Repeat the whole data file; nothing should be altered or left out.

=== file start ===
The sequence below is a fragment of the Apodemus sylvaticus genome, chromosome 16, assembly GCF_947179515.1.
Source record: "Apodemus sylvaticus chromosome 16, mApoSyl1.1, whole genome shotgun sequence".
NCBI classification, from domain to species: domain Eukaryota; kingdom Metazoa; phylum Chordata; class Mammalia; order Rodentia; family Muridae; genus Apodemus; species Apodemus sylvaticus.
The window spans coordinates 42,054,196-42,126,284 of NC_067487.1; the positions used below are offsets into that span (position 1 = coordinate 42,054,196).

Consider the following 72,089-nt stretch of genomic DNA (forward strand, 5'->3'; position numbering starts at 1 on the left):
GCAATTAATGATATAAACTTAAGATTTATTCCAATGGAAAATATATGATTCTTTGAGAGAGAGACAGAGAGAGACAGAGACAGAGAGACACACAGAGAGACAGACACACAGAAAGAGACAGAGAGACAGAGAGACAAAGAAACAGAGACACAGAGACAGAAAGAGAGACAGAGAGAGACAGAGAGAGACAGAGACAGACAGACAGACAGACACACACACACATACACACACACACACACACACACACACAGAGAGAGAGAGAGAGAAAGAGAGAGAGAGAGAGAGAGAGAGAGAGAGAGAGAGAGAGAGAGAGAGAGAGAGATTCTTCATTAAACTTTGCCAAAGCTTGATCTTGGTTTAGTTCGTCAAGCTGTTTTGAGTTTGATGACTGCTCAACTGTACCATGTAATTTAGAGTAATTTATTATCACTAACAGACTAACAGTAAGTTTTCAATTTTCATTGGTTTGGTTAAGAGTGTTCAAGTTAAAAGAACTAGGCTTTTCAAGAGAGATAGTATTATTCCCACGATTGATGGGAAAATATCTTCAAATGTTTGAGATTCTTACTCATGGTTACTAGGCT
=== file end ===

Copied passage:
The sequence below is a fragment of the Apodemus sylvaticus genome, chromosome 16, assembly GCF_947179515.1.
Source record: "Apodemus sylvaticus chromosome 16, mApoSyl1.1, whole genome shotgun sequence".
NCBI classification, from domain to species: domain Eukaryota; kingdom Metazoa; phylum Chordata; class Mammalia; order Rodentia; family Muridae; genus Apodemus; species Apodemus sylvaticus.
The window spans coordinates 42,054,196-42,126,284 of NC_067487.1; the positions used below are offsets into that span (position 1 = coordinate 42,054,196).

Consider the following 72,089-nt stretch of genomic DNA (forward strand, 5'->3'; position numbering starts at 1 on the left):
GCAATTAATGATATAAACTTAAGATTTATTCCAATGGAAAATATATGATTCTTTGAGAGAGAGACAGAGAGAGACAGAGACAGAGAGACACACAGAGAGACAGACACACAGAAAGAGACAGAGAGACAGAGAGACAAAGAAACAGAGACACAGAGACAGAAAGAGAGACAGAGAGAGACAGAGAGAGACAGAGACAGACAGACAGACAGACACACACACACATACACACACACACACACACACACACACAGAGAGAGAGAGAGAGAAAGAGAGAGAGAGAGAGAGAGAGAGAGAGAGAGAGAGAGAGAGAGAGAGAGAGAGATTCTTCATTAAACTTTGCCAAAGCTTGATCTTGGTTTAGTTCGTCAAGCTGTTTTGAGTTTGATGACTGCTCAACTGTACCATGTAATTTAGAGTAATTTATTATCACTAACAGACTAACAGTAAGTTTTCAATTTTCATTGGTTTGGTTAAGAGTGTTCAAGTTAAAAGAACTAGGCTTTTCAAGAGAGATAGTATTATTCCCACGATTGATGGGAAAATATCTTCAAATGTTTGAGATTCTTACTCATGGTTACTAGGCT